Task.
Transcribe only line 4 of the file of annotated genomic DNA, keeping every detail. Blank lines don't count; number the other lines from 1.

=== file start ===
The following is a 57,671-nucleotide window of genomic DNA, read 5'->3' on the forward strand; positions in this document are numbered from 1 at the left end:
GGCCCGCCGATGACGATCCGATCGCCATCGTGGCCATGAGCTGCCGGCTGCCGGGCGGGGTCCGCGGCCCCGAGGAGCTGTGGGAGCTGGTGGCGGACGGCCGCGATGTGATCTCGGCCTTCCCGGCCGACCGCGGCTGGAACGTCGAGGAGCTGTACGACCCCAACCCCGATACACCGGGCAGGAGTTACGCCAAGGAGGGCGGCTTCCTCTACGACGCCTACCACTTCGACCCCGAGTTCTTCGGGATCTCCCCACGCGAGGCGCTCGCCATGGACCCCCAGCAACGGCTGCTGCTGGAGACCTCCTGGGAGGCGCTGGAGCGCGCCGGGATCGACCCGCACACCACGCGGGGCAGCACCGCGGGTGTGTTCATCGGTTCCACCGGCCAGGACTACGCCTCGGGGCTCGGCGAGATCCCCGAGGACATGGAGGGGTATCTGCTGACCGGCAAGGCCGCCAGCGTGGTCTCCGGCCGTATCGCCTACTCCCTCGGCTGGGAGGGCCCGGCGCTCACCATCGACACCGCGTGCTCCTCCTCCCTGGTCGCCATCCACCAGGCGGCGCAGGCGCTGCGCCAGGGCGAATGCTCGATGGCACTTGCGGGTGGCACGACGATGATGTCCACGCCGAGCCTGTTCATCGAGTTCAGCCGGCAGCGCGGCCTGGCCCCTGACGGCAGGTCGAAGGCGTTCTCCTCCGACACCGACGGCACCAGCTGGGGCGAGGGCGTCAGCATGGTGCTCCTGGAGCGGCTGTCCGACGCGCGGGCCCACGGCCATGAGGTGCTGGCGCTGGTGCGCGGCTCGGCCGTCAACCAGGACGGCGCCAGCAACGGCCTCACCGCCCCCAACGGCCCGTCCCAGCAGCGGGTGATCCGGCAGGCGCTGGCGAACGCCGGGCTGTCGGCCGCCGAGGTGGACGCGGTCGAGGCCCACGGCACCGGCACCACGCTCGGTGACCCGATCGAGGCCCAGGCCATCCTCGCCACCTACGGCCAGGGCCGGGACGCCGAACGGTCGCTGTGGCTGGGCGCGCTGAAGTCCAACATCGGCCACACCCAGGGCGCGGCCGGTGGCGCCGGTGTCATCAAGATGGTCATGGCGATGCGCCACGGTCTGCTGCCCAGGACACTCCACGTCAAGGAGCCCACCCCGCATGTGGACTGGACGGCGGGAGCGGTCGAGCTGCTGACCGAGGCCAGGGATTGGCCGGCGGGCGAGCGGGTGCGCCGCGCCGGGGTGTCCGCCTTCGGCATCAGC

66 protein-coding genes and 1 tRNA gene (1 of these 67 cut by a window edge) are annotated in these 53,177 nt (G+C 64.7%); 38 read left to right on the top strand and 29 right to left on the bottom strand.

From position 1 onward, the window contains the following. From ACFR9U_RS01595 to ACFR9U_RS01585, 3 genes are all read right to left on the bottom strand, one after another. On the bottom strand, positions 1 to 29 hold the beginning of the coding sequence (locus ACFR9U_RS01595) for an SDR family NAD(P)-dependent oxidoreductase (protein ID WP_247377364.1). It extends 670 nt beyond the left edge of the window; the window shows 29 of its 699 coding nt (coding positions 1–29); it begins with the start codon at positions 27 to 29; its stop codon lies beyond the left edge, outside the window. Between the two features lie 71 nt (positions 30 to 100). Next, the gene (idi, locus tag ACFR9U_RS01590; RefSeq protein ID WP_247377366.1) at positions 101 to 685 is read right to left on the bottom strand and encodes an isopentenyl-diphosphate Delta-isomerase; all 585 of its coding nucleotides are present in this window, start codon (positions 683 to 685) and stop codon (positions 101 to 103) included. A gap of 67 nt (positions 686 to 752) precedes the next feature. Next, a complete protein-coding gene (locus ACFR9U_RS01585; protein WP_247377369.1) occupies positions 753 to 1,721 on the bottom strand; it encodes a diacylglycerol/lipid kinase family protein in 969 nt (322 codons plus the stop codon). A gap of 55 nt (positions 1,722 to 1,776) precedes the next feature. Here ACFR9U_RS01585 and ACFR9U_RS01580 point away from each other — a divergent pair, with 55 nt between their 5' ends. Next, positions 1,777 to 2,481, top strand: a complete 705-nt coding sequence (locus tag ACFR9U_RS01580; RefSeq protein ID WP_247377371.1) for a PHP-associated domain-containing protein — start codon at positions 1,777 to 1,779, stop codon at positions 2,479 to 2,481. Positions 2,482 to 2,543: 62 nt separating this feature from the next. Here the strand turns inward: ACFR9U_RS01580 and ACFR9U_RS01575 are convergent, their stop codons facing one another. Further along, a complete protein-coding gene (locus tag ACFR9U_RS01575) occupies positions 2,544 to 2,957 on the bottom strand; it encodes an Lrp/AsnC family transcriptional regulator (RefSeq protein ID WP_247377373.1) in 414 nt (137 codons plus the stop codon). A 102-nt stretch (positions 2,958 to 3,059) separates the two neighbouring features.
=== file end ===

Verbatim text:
From position 1 onward, the window contains the following. From ACFR9U_RS01595 to ACFR9U_RS01585, 3 genes are all read right to left on the bottom strand, one after another. On the bottom strand, positions 1 to 29 hold the beginning of the coding sequence (locus ACFR9U_RS01595) for an SDR family NAD(P)-dependent oxidoreductase (protein ID WP_247377364.1). It extends 670 nt beyond the left edge of the window; the window shows 29 of its 699 coding nt (coding positions 1–29); it begins with the start codon at positions 27 to 29; its stop codon lies beyond the left edge, outside the window. Between the two features lie 71 nt (positions 30 to 100). Next, the gene (idi, locus tag ACFR9U_RS01590; RefSeq protein ID WP_247377366.1) at positions 101 to 685 is read right to left on the bottom strand and encodes an isopentenyl-diphosphate Delta-isomerase; all 585 of its coding nucleotides are present in this window, start codon (positions 683 to 685) and stop codon (positions 101 to 103) included. A gap of 67 nt (positions 686 to 752) precedes the next feature. Next, a complete protein-coding gene (locus ACFR9U_RS01585; protein WP_247377369.1) occupies positions 753 to 1,721 on the bottom strand; it encodes a diacylglycerol/lipid kinase family protein in 969 nt (322 codons plus the stop codon). A gap of 55 nt (positions 1,722 to 1,776) precedes the next feature. Here ACFR9U_RS01585 and ACFR9U_RS01580 point away from each other — a divergent pair, with 55 nt between their 5' ends. Next, positions 1,777 to 2,481, top strand: a complete 705-nt coding sequence (locus tag ACFR9U_RS01580; RefSeq protein ID WP_247377371.1) for a PHP-associated domain-containing protein — start codon at positions 1,777 to 1,779, stop codon at positions 2,479 to 2,481. Positions 2,482 to 2,543: 62 nt separating this feature from the next. Here the strand turns inward: ACFR9U_RS01580 and ACFR9U_RS01575 are convergent, their stop codons facing one another. Further along, a complete protein-coding gene (locus tag ACFR9U_RS01575) occupies positions 2,544 to 2,957 on the bottom strand; it encodes an Lrp/AsnC family transcriptional regulator (RefSeq protein ID WP_247377373.1) in 414 nt (137 codons plus the stop codon). A 102-nt stretch (positions 2,958 to 3,059) separates the two neighbouring features.